Dorothea Lange Historic Marker featuring her “Migrant Mother” photograph

by Paul Lester, Ph.D.
Clinical Professor in the School of Arts, Technology, and Emerging Communication at the University of Texas at Dallas

As a photojournalism major at the University of Texas at Austin, I was aware and had always been moved by the haunting portrait of Florence Thompson and three of her daughters taken during America’s Great Depression by the photographer Dorothea Lange in 1936. “The Migrant Mother” has been named one of the best photographs in the history of the medium—a remarkable designation. Subsequently, in the chapter on photography of my book, Visual Communication Images with Messages I detailed the story of the picture’s creation, the lives of Thompson and Lange, and its impact on the world. The research for that chapter involved several sources in books, articles, and websites.

Four years ago my wife and I were traveling back from San Francisco to our home in Orange County when we passed Nipomo. It suddenly occurred to me that there was no historical marker or sign on the side of the road that marked the location of the famous photograph. With help from historians, journalists, academics, and interested persons who live in the Nipomo area and around the world, the Migrant Mother Marker will find a home at the Jim O. Miller Park, about a 15-minute walk from where the picture was taken.

I haven’t talked with any Thompson family members, but I have communicated with Patricia Murray, Lange’s second cousin, and Dyanna Taylor, Lange’s granddaughter.

Proposed Historic Marker

The marker will be a bronze plaque mounted to a large bolder in the Jim O. Miller Park at the corner of Tefft and Carrillo streets, Nipomo, Calif.,one mile away from the site of the photograph. The “Migrant Mother” photograph will appear as a relief image on the plaque.

Projected Cost of the Project

The estimated the cost of this project is not more than $5,000.

For the historic marker, $2,000, for its installation, $500, plus funds for Thompson and Lange family members for travel to the dedication ceremony and unexpected expenses. The marker will be attached to a boulder that was donated and found near the site.

Any funds raised in excess of actual expenses will automatically go into the National Press Photographers Foundation general scholarship fund.


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The following people or organizations have made contributions to the Dorothea Lange Historic Marker Project.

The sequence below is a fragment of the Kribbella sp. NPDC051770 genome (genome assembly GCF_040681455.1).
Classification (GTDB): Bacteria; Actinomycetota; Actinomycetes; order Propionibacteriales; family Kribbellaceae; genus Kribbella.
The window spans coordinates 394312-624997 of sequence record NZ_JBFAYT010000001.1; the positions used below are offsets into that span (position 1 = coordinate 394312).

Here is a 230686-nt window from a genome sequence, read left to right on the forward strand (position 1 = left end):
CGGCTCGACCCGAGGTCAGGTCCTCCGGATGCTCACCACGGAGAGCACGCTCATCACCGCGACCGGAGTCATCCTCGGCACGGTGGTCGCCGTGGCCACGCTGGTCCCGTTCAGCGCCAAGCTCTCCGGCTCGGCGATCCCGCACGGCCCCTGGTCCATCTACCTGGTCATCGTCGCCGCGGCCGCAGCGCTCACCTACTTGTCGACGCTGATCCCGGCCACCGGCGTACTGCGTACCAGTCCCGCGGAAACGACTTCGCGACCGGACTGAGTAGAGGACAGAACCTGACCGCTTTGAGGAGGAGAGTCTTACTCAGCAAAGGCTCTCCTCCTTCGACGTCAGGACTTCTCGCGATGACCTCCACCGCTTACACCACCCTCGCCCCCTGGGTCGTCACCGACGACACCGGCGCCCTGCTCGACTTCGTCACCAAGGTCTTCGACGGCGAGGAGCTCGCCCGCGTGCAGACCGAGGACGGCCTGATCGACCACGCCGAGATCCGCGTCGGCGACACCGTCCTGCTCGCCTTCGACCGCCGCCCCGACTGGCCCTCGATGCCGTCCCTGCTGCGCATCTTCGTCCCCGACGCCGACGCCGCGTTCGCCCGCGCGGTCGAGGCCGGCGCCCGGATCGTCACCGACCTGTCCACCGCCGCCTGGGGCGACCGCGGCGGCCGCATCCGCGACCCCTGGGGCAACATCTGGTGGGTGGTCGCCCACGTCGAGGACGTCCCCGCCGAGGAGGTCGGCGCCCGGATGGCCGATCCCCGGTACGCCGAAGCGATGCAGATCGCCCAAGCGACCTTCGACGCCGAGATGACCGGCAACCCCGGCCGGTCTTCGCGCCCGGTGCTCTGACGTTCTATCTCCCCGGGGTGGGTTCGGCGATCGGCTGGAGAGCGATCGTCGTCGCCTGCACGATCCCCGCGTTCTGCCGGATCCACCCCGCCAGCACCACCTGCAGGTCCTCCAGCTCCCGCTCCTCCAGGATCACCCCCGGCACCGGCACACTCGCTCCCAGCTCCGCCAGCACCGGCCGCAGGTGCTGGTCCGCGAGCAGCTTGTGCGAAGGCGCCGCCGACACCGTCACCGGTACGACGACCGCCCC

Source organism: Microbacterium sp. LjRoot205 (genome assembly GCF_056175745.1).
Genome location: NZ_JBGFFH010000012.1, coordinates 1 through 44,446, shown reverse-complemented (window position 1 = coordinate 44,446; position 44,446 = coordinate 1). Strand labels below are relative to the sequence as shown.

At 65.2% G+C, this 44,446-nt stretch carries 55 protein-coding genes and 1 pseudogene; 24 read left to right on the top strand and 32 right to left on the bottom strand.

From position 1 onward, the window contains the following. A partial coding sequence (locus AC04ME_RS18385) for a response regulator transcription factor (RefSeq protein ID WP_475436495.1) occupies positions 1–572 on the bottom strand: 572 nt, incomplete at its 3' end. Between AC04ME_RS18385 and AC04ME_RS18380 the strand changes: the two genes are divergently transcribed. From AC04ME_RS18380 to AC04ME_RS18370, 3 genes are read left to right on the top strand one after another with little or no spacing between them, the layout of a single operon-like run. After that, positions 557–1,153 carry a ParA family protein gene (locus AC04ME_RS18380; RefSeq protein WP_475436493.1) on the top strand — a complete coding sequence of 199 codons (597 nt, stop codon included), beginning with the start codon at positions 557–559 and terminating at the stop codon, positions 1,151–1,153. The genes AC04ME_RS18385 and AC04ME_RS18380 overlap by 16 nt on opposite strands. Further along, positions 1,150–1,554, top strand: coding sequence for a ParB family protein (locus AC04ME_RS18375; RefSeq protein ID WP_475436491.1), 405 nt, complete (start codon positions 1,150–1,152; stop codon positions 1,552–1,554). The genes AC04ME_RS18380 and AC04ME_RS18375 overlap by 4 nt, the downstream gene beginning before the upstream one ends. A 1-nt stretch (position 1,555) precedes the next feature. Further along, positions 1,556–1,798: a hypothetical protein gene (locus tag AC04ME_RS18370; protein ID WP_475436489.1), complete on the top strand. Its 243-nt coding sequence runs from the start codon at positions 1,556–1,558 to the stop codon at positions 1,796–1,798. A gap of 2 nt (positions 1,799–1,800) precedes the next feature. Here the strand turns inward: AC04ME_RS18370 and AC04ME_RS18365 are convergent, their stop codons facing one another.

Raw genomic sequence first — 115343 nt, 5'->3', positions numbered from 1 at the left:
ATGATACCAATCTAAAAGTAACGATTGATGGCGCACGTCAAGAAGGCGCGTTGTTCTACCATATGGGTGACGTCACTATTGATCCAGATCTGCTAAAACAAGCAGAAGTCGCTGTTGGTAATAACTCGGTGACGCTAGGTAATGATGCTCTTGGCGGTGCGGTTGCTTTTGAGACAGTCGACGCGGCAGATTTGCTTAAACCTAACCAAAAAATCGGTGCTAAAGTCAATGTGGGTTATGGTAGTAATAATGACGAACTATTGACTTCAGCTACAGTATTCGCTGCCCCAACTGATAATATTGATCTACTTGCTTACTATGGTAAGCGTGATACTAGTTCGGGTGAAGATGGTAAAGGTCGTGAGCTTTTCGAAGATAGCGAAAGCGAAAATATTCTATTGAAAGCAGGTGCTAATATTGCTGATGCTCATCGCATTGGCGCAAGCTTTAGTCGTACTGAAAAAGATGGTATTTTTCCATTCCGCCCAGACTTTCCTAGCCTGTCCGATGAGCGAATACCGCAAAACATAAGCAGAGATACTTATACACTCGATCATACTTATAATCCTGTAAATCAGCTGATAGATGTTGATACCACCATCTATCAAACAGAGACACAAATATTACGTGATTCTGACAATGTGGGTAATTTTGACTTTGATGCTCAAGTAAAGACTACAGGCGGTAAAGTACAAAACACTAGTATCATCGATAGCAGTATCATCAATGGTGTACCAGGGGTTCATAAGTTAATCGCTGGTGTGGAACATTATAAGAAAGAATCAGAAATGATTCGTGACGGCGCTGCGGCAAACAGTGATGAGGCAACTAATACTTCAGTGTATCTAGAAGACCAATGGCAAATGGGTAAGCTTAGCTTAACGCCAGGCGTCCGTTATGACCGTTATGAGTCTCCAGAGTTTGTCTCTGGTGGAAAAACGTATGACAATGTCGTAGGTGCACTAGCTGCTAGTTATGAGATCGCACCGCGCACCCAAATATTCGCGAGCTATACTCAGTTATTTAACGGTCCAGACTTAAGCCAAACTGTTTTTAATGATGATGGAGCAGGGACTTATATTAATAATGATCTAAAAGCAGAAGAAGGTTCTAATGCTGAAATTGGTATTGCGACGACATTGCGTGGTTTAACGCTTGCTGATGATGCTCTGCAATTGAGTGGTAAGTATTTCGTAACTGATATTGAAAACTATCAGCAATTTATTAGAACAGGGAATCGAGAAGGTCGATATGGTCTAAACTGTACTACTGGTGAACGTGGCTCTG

Mary Angela Bock
James Brown
Indiana University
Jon Bruschke
CSU Fullerton
Keith Graham
University of Montana
Christopher R Harris
Middle Tennessee State University
Matthew Haught
University of Memphis
Robert Heller
University of Tennessee
Berkley Hudson
Missouri School of Journalism
James D Kelly
Indiana University
Paul Lester
University of Texas at Dallas
John McClelland
Retired faculty, Roosevelt University, Chicago
William Reed
Photo of migrant mother

In 1960, Lange gave this account of the experience:

“I saw and approached the hungry and desperate mother, as if drawn by a magnet. I do not remember how I explained my presence or my camera to her, but I do remember she asked me no questions. I made five exposures, working closer and closer from the same direction. I did not ask her name or her history. She told me her age, that she was thirty-two. She said that they had been living on frozen vegetables from the surrounding fields, and birds that the children killed. She had just sold the tires from her car to buy food. There she sat in that lean- to tent with her children huddled around her, and seemed to know that my pictures might help her, and so she helped me. There was a sort of equality about it.” (From: Popular Photography, Feb. 1960).

Site of Photograph Geocache

Here’s the link to the geocache website, but you need to be registered to see the 94 comments.  Dr. Lester doesn’t know who created this geocache (and misspelled Lange’s first name), but the location for the photograph is actually a bit farther down N. Oakglen Avenue at 35.046132, -120.492307. Lester determined the location for the series of photographs by consulting a map of migrant camps in the Nipomo area at that time, first-person accounts documented in newspaper and magazine articles, books, and websites, and an analysis of the initial photographs Lange made of the family that showed the sandy soil, eucalyptus trees in the background, and similar lighting conditions.